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600 Capitol Way North, Olympia, WA 98501-1091

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August 07, 2017
Contact: Commission Office, (360) 902-2267

Commission approves various changes
for hunting seasons

OLYMPIA – The Washington Fish and Wildlife Commission approved steps to reduce the spread of elk hoof disease among other actions at a meeting Aug. 4-5 in Olympia.

The commission is a nine-member citizen panel appointed by the governor to set policy for the Washington Department of Fish and Wildlife (WDFW).

Commissioners adopted a measure requiring hunters to remove and leave behind the hooves of any elk harvested in six game management units in an effort to reduce the spread of elk hoof disease, a debilitating bacterial disease.

WDFW already requires these precautions in many management units in southwest Washington. Beginning this fall, those hunting in game management units 633 and 636 in Mason County, and 407, 418, 437, and 454 in north Puget Sound also will need to take the preventative steps.

The commission also voted to modify regulations for auction, raffle or special incentive permits for hunting elk. The changes clarify where permit holders can hunt and which animals can be legally hunted.

In other business, commissioners agreed with wildlife managers' recommendations to keep leatherback sea turtles listed as a state endangered species and green sea turtles listed as state threatened species.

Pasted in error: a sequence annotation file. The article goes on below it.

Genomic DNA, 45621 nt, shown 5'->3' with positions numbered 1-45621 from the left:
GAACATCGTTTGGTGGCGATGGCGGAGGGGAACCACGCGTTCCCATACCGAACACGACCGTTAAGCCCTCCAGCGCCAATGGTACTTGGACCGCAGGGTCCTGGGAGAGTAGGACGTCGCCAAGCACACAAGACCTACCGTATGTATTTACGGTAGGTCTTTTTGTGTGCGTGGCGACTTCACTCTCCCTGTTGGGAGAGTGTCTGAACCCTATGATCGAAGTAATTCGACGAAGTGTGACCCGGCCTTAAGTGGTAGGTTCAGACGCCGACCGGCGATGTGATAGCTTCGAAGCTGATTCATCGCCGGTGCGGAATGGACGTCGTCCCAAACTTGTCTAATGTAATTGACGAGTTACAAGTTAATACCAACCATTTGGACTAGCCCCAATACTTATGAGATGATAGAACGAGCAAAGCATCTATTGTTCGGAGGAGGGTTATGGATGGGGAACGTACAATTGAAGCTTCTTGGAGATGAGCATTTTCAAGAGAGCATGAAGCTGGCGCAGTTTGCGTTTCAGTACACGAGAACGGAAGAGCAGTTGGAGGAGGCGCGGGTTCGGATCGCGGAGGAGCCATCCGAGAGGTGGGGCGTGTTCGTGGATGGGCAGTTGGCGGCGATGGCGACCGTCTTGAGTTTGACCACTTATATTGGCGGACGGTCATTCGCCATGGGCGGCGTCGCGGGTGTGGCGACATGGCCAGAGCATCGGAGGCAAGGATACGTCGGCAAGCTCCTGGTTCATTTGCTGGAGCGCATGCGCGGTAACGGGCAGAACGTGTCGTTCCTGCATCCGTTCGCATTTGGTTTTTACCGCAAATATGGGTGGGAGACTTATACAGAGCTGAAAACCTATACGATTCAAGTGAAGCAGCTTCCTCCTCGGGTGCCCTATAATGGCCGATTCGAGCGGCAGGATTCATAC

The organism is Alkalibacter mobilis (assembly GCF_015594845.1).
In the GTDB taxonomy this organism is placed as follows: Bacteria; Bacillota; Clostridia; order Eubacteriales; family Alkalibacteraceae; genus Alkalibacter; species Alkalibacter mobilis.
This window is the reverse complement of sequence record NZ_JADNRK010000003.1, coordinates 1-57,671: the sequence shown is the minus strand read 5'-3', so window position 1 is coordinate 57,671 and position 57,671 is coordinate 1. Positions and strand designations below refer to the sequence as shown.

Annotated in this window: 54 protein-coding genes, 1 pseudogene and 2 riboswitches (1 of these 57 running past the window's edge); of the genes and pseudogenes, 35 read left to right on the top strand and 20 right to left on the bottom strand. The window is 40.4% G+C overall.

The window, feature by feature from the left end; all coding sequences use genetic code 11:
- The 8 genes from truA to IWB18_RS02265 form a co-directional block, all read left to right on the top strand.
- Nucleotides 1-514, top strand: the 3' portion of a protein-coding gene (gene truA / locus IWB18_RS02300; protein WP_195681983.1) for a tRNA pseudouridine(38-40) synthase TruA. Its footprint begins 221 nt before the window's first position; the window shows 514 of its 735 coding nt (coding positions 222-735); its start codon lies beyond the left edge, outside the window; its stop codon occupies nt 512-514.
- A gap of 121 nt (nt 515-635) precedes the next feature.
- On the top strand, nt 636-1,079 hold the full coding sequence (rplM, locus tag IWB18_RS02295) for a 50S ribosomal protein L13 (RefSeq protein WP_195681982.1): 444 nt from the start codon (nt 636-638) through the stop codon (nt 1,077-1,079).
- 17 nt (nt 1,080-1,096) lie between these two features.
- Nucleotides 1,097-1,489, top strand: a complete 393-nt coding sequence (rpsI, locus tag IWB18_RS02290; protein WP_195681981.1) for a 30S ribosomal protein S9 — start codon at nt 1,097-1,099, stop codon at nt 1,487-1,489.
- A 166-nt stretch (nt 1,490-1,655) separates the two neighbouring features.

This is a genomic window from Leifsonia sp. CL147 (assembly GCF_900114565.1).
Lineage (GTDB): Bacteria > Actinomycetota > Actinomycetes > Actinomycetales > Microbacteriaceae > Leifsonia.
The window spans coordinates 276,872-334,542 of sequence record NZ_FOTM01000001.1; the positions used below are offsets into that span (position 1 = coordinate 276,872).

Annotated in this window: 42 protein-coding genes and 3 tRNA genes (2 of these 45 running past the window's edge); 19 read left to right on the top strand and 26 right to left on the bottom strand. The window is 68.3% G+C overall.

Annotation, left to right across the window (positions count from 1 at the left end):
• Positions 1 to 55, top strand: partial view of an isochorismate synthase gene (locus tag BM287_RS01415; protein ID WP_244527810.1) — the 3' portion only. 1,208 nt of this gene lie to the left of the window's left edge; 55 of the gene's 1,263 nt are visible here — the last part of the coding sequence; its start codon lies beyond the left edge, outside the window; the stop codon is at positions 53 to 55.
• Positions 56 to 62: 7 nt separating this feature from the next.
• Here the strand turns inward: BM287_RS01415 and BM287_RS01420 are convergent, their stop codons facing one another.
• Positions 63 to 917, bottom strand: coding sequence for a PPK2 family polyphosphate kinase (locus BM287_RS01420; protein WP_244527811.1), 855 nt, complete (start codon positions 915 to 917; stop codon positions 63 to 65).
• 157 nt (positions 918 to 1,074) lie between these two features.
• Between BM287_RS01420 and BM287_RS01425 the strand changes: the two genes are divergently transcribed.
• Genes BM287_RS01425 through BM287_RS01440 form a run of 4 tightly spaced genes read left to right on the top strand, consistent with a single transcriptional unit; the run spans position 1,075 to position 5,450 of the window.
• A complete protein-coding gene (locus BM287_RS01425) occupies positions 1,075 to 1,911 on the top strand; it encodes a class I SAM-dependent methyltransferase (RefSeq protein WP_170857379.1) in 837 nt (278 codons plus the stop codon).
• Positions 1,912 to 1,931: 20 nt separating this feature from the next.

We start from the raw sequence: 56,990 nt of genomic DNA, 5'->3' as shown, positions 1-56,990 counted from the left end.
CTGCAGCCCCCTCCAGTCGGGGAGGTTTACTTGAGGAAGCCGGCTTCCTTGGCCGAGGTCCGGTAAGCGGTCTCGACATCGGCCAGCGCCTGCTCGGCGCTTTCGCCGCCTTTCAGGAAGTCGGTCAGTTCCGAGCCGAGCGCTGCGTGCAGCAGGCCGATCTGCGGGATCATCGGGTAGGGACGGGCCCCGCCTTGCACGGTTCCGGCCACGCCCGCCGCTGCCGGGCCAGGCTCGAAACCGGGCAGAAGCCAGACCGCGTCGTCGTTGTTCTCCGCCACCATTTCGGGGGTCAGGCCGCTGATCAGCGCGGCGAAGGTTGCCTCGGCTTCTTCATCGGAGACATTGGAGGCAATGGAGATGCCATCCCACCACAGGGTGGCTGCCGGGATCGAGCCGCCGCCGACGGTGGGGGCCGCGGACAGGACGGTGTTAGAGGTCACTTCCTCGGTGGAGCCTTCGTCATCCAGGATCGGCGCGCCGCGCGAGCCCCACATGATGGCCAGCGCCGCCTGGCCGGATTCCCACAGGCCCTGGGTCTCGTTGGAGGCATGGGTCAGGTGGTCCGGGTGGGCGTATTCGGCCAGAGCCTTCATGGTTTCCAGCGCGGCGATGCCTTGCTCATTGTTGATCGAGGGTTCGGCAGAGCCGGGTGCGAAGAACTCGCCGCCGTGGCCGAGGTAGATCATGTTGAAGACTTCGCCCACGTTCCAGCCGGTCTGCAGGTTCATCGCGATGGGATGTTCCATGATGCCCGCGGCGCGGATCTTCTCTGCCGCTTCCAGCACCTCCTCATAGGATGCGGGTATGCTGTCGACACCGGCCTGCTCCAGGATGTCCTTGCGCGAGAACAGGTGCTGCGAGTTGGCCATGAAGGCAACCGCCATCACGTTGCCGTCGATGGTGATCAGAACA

The population of western Pacific leatherback sea turtles has declined by 80 percent since the mid-20th century, while the global population of green sea turtles has declined by 67 percent in the last 100 to 150 years. Both species continue to face significant threats including harvest by humans.

The commission also received briefings on a variety of issues including:

  • Proposed changes to Puget Sound clam and oyster seasons.
  • Staff recommendations on the protective status of yellow-billed cuckoos and loggerhead sea turtles.
  • Planned changes to spring black bear hunting seasons.
  • Results of the 2016 Puget Sound shrimp and Dungeness crab fisheries.
  • WDFW's 2018 legislative proposals and budget requests.

An agenda for the meeting is available at

In other news, the August meeting was the last for Miranda Wecker, who has served on the commission since March of 2005.  Wecker, a retired attorney who lives in Naselle, announced in late July that she was stepping down from her role as commissioner.